USC Was Fun and Games for Ellison

Asked the highlights of his career at USC, San Francisco linebacker Riki Ellison told Tony Kornheiser of the Washington Post: "I got run over by a couple of cars; I got shot at; I jumped off a building. It's hard to say."

Noting Kornheiser's puzzlement, Ellison explained: "I'm a psycho case. If I wasn't a football player, I'd probably be dead."

Said Miami guard Roy Foster, a teammate at USC: "Riki's the prototype guy you'd want to cast in 'Animal House.' He'd knock holes in walls all the time. It wasn't abnormal behavior for him. He's a classic linebacker--life has no meaning."

Said 49er safety Tom Holmoe, who rooms with Ellison on the road: "The guy's on a different planet than the rest of us. The only person he listens to is his wife."

Her name is Sheila, and Ellison says: "She was a song girl at SC. Prettiest girl I ever saw in my life. I had to work hard for her, Man."

One Valentine's Day, Ellison showed his love by drawing a heart on Sheila's dormitory door. Inside the heart he wrote "Riki and Sheila."

In blood.

"His, I hope," Holmoe shuddered.

Wait a Minute: Wendell Tyler said, "I feel myself a pioneer because the 49ers really didn't run a lot until I came here."

You'll be hearing from Hugh McElhenny, Wendell. Joe (The Jet) Perry will be calling, too. Thirty years ago, those two Hall of Famers, along with John Henry Johnson, made the 49ers possibly the most destructive ground force ever.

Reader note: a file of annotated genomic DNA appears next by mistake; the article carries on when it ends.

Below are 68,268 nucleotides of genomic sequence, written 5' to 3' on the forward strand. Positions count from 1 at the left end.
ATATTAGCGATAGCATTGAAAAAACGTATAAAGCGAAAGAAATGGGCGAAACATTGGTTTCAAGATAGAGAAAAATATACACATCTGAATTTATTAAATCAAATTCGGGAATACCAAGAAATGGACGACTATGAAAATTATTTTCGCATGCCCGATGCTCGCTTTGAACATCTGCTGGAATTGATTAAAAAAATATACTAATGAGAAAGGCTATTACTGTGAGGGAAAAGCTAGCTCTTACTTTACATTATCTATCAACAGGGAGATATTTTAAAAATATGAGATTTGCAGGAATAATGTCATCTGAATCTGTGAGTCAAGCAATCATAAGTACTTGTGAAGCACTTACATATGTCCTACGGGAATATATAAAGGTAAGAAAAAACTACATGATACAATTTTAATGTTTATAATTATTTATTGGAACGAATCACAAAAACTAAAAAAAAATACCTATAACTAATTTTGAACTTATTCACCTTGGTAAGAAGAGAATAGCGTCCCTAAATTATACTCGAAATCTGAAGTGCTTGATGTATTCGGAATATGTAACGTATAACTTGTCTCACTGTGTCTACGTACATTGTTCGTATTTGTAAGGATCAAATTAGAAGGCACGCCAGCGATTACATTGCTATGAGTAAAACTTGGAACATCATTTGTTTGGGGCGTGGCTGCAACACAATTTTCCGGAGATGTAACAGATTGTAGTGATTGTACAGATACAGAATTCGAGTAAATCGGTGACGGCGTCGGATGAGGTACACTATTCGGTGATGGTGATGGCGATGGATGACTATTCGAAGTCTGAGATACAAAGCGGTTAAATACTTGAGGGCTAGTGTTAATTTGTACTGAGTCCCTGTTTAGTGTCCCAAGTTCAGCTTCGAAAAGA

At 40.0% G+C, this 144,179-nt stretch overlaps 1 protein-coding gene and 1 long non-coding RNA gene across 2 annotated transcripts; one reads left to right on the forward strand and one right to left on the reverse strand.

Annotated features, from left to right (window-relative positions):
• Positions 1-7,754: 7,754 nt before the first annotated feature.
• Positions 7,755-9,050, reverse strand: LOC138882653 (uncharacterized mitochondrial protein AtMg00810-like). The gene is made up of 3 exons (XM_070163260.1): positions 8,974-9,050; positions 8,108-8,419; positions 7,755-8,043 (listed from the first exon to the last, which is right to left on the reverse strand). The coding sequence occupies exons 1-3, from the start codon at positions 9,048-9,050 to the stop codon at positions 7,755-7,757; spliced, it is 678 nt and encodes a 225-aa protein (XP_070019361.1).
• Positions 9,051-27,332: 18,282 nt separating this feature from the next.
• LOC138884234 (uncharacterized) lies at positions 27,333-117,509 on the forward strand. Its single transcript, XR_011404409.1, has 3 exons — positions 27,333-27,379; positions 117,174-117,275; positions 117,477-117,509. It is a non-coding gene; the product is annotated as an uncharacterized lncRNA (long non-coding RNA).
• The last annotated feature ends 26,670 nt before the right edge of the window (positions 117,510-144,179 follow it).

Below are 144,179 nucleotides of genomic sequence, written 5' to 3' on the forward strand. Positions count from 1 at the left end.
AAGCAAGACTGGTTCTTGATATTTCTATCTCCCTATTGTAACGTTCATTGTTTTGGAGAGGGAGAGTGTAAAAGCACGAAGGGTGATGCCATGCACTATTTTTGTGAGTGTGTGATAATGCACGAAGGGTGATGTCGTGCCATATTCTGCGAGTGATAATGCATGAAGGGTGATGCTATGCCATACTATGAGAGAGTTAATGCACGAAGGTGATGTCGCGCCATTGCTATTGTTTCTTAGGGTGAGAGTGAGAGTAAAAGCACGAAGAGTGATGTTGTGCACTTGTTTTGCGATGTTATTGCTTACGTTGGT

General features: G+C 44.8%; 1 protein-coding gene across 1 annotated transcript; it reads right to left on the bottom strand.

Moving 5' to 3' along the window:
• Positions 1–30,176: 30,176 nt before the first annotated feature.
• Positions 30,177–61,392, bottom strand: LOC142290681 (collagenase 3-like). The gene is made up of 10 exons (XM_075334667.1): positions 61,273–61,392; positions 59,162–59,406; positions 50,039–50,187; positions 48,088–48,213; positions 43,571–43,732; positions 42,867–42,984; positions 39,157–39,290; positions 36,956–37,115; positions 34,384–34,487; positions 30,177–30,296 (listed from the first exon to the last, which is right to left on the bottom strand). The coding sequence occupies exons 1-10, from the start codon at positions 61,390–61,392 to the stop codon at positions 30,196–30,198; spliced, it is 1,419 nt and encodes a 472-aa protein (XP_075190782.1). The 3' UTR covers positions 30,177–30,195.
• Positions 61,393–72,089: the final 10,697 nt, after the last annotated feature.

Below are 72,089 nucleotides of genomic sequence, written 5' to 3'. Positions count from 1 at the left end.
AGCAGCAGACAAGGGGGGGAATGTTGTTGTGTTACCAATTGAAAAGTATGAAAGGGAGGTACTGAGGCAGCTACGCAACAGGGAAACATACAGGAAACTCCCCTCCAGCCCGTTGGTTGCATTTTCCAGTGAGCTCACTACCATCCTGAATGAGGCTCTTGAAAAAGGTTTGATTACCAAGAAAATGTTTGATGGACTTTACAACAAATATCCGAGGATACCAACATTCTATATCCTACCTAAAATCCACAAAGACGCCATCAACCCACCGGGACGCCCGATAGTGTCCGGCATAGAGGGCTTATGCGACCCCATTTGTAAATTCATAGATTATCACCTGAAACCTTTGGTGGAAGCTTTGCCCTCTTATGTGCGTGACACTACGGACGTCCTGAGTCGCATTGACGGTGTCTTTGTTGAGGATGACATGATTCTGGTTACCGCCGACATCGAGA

In 1954, as the 49ers ran away with the rushing title, McElhenny averaged 8.0 yards per carry. Perry averaged 6.1 and Johnson 5.3.

I'll-never-forget-what's-his-name dept.: Miami linebacker Bob Brudzinski told Channel 4: "The 49ers have a very strong running game with backs like Ty Wendell and . . . "

Miami Coach Don Shula, explaining the success of pint-sized receivers Mark Duper and Mark Clayton, told Thomas Boswell of the Washington Post: "With the new rules, you need the quickness and explosiveness of the small receivers who can get away from the jam at the line of scrimmage. The long-striders are having trouble.

"You look for a great vertical jump in a small receiver because that's how you become a big receiver in the air. Clayton has a 38-inch vertical leap and Duper 37 inches."

Said 49er defensive back Ronnie Lott: "I was with Clayton on a TV show last week. He said he jumped over a Ping-Pong table, width-wise, then length-wise. He said he did it just to prove that he could do it. And he said he did it, too."

Add Lott: He told Rich Roberts of The Times, "I've got that white man's disease. Can't jump."

That will come as a surprise to those who saw him play basketball at Eisenhower High School. He was a three-year all-league selection.

According to Christine Brennan of the Washington Post, Dan Marino was telling reporters it was too soon to compare him with the great quarterbacks of all time.

"There's a lot of people better," he protested.

"Name one," a reporter said.

Said Marino: "I don't know."


Don Meredith, on the pairing of O.J. Simpson and his old coach, Tom Landry, on the Super Bowl pregame show: "I think it's rather poetic they will be working together. I had a hard time understanding either one of them."

Copyright © 2019, Los Angeles Times
EDITION: California | U.S. & World